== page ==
Not just for cucumbers anymore, it seems like people are pickling a peck of vegetables and fruits – onions, carrots, green beans, asparagus, watermelon rinds, grapes, and yes, like Peter Piper, even a peck of peppers. It’s not just the latest trend either; people have been pickling for over 4,000 years to help preserve the harvest and provide food for the long winter months and long journeys on land and sea. Asian cuisine pickles carrot and radishes and serves them as a salad or to add a little zest to a Banh Mi sandwich. Italians pickle a garden of vegetables, call it Giardiniera (gardener) and serve them as an appetizer or use them as a relish with meats. In Arab countries, turnips, peppers, carrots, green olives, cucumbers, beetroot, cabbage, lemons, and cauliflower are pickled and called mekhallelre. And of course, we can’t forget German sauerkraut and Korean kimchi. We could go on and on, but we think you get the picture. We’ll just provide a few basic recipes for you as a jumping off point. One note of caution: these are small quantity recipes that we refrigerate and that can be enjoyed for 3 to 4 weeks. Please follow guidelines for proper canning if you would like to preserve.
Pickled Red Onions
(adapted from recipe from Osteria by Rick Tramonto)
These onions add a vibrant zestiness served with grilled flank steak, tossed into salads, or added to sandwiches.
1 cups red wine or distilled vinegar
1/4 – 1/2 cup sugar
Kosher salt and freshly ground black pepper
1 bay leaf
Pinch of crushed red pepper flakes
2 red onions, thinly sliced
In a heavy saucepan, heat 3 cups of water with the wine vinegar, sugar, 1 teaspoon of salt, 1 teaspoon of black pepper, the bay leaf, and the red pepper for 2 to 3 minutes, or until the salt and sugar are dissolved.
Put the onions in a glass bowl or 1 quart mason jar. Pour the pickling liquid over the onions, cover, and allow to come to room temperature before refrigerating for at least 24 hours.
We adapted this recipe from a delightful cookbook/memoir that Joan’s dear friend Kathy gave her, called Every Grain of Rice: A Taste of Our Chinese Childhood in America, by Ellen Blonder and Annabel Low. This is often served as a salad at new baby celebrations and any time as a side dish to balance out richer dishes.
½ cup water
½ cup cider vinegar
1 cup sugar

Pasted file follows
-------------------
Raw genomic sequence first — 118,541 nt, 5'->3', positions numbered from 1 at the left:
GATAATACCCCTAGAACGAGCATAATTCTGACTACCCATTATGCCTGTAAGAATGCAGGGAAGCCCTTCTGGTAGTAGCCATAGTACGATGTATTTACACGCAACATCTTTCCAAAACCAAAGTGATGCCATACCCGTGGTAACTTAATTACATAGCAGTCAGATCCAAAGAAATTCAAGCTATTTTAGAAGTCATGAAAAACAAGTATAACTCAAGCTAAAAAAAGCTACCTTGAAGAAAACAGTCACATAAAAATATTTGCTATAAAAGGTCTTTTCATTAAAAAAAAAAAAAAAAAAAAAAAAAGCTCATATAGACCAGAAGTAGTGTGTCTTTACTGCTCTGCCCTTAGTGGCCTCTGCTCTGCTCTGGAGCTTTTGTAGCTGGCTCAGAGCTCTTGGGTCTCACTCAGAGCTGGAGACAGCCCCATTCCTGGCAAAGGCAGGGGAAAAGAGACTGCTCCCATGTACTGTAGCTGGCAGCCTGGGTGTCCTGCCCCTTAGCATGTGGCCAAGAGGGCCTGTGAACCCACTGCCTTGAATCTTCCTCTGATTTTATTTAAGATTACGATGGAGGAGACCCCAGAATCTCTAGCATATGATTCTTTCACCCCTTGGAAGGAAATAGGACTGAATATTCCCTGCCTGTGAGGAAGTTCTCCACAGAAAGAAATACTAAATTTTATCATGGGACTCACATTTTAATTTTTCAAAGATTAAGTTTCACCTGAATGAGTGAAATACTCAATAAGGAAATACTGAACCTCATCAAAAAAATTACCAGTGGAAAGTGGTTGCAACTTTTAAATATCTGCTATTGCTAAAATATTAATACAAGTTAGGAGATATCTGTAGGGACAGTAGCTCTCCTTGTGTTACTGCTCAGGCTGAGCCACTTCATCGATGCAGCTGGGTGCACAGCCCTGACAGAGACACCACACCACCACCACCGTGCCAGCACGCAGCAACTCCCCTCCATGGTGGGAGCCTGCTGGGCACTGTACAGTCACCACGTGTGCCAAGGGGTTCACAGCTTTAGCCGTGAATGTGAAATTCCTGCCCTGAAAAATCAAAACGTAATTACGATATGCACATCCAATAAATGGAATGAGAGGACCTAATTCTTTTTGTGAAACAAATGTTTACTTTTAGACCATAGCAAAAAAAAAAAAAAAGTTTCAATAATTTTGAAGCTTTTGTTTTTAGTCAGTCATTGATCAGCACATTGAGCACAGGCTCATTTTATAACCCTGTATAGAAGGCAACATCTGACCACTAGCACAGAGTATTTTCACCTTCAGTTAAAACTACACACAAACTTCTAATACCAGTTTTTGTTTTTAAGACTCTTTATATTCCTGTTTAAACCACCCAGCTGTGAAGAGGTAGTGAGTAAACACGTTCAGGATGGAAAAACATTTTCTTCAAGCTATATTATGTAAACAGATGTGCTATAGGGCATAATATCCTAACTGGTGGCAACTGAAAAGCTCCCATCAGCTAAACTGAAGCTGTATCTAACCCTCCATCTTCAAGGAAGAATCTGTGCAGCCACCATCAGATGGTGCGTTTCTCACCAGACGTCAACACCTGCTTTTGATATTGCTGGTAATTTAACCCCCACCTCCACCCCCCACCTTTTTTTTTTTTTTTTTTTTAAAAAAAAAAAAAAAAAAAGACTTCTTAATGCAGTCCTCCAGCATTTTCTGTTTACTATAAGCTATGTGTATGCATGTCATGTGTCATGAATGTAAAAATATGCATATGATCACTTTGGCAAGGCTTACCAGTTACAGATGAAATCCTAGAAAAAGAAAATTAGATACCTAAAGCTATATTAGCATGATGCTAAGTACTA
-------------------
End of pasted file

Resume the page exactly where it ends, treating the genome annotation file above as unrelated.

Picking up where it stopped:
1 4-inch-piece of ginger, optional
2 tablespoons salt
2 teaspoons toasted sesame seeds (optional)
Combine the water, vinegar, and sugar in a small enamel saucepan and bring to a boil over medium heat, stirring occasionally, until the sugar dissolves, about 4 minutes. Remove from the heat and cool to room temperature
Peel the carrots and cut diagonally into paper-thin slices. You may use a mandolin or a vegetable peeler. Peel and then cut the ginger diagonally into paper-thin slices.
Place the carrot and ginger in a shallow bowl and sprinkle with the salt. Let stand 20 minutes. Place in a colander and rinse well under cold water. Squeeze dry and place in a clean quart jar. Pour the brine over and stir lightly to distribute evenly. Cover and refrigerate for 2 days before serving. Remove the carrots and ginger from the jar with a slotted spoon; serve in small shallow dishes with a sprinkling of toasted sesame seeds, if using.
Pickled Green Beans with Garlic and Jalapeño
The jalapeño gives these pickled beans a nice kick, but you could eliminate easily and/or add some fresh dill. If you happen to be a martini fan, you can trade out the typical garnish of olives or onions for a few zesty beans.
1 1/4 cups water
1 cup white wine or cider vinegar
1/4 cup sugar
1 1/2 tablespoons kosher salt1 pound green beans, trimmed to stand in a 16-ounce mason jar
2 cloves garlic, lightly-crushed
1 jalapeño, cut in 1/4-inch circles
In a heavy saucepan, heat the water , wine vinegar, salt, and sugar for 2 to 3 minutes, or until the sugar and salt are dissolved. Cool.
Put the green beans, garlic, and jalapeño in a 16-ounce mason jar and add the pickling liquid to the top of the jar. Allow to come to room temperature before refrigerating for at least 24 hours.